In my last posting, I wrote about the power
of storytelling as viewed through the book, The Storytelling Animal
by Jonathan Gottschall. Gottschall's basic point is that we
live in a world of storytelling from the tales we tell ourselves, to the ones
that occur in our dreams to those we read in great books and see in immersive
It occurred to me that, perhaps, many of us
lack sufficient skills in detecting which movies, books and comics are going to become
great licenses simply because we lack the skills in spotting a great story. In order to come up with a template, I turned
to Joseph Campbell’s book, The Hero with
a Thousand Faces.
Campbell noted that in virtually all cultures
from Babylonian (Gilgamesh) to American (Star Wars) there is a common pattern
he called “The Hero’s Journey.” He described
it this way: “A hero ventures forth from the world of common day into a
region of supernatural wonder: fabulous forces are there encountered and a
decisive victory is won: the hero comes back from this mysterious adventure
with the power to bestow boons on his fellow man.”
Sound familiar, you bet it does? You find it in myths like Jason and the Argonauts, comic books
like The Green Lantern (no, no the comic book not the movie, NOT the movie) and
books like Harry Potter.
1.THE ORDINARY WORLD. The hero, uneasy, uncomfortable or
unaware, is introduced sympathetically so the audience can identify with the
situation or dilemma. The hero is shown against a background of environment,
heredity, and personal history. Some kind of polarity in the hero’s life is
pulling in different directions and causing stress.
2. THE CALL TO ADVENTURE. Something shakes up the situation,
either from external pressures or from something rising up from deep within, so
the hero must face the beginnings of change.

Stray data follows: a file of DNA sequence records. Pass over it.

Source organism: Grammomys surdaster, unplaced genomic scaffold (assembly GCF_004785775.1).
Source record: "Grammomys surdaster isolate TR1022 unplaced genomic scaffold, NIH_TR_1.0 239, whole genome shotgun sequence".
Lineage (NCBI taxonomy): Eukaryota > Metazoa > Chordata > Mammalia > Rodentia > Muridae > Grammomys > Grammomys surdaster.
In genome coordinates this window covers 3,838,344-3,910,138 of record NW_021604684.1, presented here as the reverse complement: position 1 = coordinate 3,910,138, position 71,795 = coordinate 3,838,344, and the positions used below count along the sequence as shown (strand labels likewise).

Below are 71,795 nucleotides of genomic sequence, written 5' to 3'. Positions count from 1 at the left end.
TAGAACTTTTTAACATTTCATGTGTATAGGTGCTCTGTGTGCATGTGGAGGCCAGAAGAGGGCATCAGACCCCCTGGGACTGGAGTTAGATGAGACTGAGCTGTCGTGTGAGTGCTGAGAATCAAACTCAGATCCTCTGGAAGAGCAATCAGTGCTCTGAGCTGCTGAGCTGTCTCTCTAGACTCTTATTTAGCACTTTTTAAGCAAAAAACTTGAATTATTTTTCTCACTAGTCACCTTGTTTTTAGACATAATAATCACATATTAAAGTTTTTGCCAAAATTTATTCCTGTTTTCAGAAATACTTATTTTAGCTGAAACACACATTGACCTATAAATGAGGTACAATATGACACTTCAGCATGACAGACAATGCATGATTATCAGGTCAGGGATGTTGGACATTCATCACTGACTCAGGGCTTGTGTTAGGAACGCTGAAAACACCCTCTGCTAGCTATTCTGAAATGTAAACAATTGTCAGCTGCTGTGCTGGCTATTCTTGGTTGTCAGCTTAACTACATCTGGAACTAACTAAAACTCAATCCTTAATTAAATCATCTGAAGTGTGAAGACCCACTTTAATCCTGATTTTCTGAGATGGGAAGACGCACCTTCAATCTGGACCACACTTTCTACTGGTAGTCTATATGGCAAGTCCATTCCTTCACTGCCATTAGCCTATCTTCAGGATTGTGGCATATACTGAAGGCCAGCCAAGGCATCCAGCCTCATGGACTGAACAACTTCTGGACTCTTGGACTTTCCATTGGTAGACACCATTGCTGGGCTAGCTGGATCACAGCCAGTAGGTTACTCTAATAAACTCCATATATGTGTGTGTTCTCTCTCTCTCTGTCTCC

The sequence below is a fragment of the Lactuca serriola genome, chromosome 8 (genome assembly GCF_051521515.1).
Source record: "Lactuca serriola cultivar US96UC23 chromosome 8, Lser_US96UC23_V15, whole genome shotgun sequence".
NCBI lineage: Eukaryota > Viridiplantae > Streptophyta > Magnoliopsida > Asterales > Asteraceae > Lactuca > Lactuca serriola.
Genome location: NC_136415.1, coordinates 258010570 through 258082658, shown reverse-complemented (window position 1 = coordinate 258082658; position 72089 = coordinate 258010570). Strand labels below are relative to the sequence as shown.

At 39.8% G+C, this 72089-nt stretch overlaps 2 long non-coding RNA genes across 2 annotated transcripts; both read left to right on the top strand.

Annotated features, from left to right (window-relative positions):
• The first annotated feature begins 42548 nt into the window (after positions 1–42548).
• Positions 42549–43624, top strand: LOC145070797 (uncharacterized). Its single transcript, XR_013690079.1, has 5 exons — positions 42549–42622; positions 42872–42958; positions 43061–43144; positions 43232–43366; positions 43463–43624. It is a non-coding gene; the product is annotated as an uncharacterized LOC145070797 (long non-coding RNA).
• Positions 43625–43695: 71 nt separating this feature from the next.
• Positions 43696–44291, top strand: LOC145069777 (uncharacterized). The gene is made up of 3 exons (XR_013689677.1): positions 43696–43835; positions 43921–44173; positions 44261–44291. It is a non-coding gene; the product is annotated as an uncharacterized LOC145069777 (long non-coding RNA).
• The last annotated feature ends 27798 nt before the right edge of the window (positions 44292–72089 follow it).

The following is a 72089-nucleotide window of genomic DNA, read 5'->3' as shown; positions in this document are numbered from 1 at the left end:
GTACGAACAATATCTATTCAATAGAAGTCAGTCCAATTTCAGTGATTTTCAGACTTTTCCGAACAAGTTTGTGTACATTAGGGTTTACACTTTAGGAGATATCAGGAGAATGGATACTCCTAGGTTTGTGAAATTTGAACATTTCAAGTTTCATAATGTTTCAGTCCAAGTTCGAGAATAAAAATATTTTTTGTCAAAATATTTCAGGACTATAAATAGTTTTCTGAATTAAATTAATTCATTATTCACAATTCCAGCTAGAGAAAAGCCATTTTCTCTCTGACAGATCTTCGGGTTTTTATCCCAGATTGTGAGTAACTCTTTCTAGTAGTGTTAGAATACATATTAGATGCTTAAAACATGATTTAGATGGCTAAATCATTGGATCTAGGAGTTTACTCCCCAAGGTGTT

3. REFUSAL OF THE CALL. The hero feels the fear of the
unknown and tries to turn away from the adventure, however briefly.
Alternately, another character may express the uncertainty and danger ahead.
4. MEETING WITH THE MENTOR. The hero comes across a seasoned
traveler of the worlds who gives him or her training, equipment, or advice that
will help on the journey. Or the hero reaches within to a source of courage and
5. CROSSING THE THRESHOLD. At the end of Act One, the hero
commits to leaving the Ordinary World and entering a new region or condition
with unfamiliar rules and values.
6. TESTS, ALLIES AND ENEMIES. The hero is tested and sorts
out allegiances in the Special World.
7. APPROACH. The hero and newfound allies prepare for the
major challenge in the Special world.
8. THE ORDEAL. Near the middle of the story, the hero enters
a central space in the Special World and confronts death or faces his or her
greatest fear. Out of the moment of death comes a new life.
9. THE REWARD. The hero takes possession of the treasure won
by facing death. There may be celebration, but there is also danger of losing
the treasure again.
10. THE ROAD BACK. About three-fourths of the way through
the story, the hero is driven to complete the adventure, leaving the Special World
to be sure the treasure is brought home. Often a chase scene signals the
urgency and danger of the mission.
11. THE RESURRECTION. At the climax, the hero is severely
tested once more on the threshold of home. He or she is purified by a last
sacrifice, another moment of death and rebirth, but on a higher and more
complete level. By the hero’s action, the polarities that were in conflict at
the beginning are finally resolved.
12. RETURN WITH THE ELIXIR. The hero returns home or
continues the journey, bearing some element of the treasure that has the power
to transform the world as the hero has been transformed.
No, the story does not need to have
all of these elements but I think it would be wise to make sure that many are
present. It could make the difference
in a good bet and a bad one.